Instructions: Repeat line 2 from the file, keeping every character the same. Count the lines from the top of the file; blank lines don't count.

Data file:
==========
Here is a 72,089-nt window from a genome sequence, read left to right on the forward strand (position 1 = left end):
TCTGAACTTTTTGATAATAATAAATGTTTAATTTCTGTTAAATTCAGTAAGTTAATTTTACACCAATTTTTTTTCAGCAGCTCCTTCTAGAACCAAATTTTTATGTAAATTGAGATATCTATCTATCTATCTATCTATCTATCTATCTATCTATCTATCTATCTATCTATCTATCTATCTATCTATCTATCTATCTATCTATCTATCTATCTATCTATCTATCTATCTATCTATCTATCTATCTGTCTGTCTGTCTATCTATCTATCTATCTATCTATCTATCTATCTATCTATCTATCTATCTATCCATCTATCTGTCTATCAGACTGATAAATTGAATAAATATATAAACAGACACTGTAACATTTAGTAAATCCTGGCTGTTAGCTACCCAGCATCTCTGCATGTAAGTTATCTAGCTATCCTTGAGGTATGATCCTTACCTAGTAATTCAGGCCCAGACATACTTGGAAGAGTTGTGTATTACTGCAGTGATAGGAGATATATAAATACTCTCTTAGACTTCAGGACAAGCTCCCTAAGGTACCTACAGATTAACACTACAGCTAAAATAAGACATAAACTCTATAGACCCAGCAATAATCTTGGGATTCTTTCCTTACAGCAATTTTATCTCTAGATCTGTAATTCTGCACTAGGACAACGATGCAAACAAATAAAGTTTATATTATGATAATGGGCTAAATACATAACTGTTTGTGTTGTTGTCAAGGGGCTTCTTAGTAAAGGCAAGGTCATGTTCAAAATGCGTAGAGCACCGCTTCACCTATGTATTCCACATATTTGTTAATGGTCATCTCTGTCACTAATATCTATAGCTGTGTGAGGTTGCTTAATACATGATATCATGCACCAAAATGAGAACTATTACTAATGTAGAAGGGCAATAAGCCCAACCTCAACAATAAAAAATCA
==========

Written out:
TCTGAACTTTTTGATAATAATAAATGTTTAATTTCTGTTAAATTCAGTAAGTTAATTTTACACCAATTTTTTTTCAGCAGCTCCTTCTAGAACCAAATTTTTATGTAAATTGAGATATCTATCTATCTATCTATCTATCTATCTATCTATCTATCTATCTATCTATCTATCTATCTATCTATCTATCTATCTATCTATCTATCTATCTATCTATCTATCTATCTATCTATCTATCTATCTATCTGTCTGTCTGTCTATCTATCTATCTATCTATCTATCTATCTATCTATCTATCTATCTATCTATCCATCTATCTGTCTATCAGACTGATAAATTGAATAAATATATAAACAGACACTGTAACATTTAGTAAATCCTGGCTGTTAGCTACCCAGCATCTCTGCATGTAAGTTATCTAGCTATCCTTGAGGTATGATCCTTACCTAGTAATTCAGGCCCAGACATACTTGGAAGAGTTGTGTATTACTGCAGTGATAGGAGATATATAAATACTCTCTTAGACTTCAGGACAAGCTCCCTAAGGTACCTACAGATTAACACTACAGCTAAAATAAGACATAAACTCTATAGACCCAGCAATAATCTTGGGATTCTTTCCTTACAGCAATTTTATCTCTAGATCTGTAATTCTGCACTAGGACAACGATGCAAACAAATAAAGTTTATATTATGATAATGGGCTAAATACATAACTGTTTGTGTTGTTGTCAAGGGGCTTCTTAGTAAAGGCAAGGTCATGTTCAAAATGCGTAGAGCACCGCTTCACCTATGTATTCCACATATTTGTTAATGGTCATCTCTGTCACTAATATCTATAGCTGTGTGAGGTTGCTTAATACATGATATCATGCACCAAAATGAGAACTATTACTAATGTAGAAGGGCAATAAGCCCAACCTCAACAATAAAAAATCA